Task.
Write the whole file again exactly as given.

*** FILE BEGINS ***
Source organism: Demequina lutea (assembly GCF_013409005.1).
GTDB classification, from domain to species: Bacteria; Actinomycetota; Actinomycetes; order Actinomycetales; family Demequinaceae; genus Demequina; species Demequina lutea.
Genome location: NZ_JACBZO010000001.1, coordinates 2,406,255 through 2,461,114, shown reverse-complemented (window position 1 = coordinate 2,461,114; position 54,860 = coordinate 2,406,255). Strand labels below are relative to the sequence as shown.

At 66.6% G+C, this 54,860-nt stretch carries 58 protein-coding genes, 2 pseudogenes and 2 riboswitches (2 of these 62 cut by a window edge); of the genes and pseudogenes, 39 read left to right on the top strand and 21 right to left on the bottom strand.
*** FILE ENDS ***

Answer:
Source organism: Demequina lutea (assembly GCF_013409005.1).
GTDB classification, from domain to species: Bacteria; Actinomycetota; Actinomycetes; order Actinomycetales; family Demequinaceae; genus Demequina; species Demequina lutea.
Genome location: NZ_JACBZO010000001.1, coordinates 2,406,255 through 2,461,114, shown reverse-complemented (window position 1 = coordinate 2,461,114; position 54,860 = coordinate 2,406,255). Strand labels below are relative to the sequence as shown.

At 66.6% G+C, this 54,860-nt stretch carries 58 protein-coding genes, 2 pseudogenes and 2 riboswitches (2 of these 62 cut by a window edge); of the genes and pseudogenes, 39 read left to right on the top strand and 21 right to left on the bottom strand.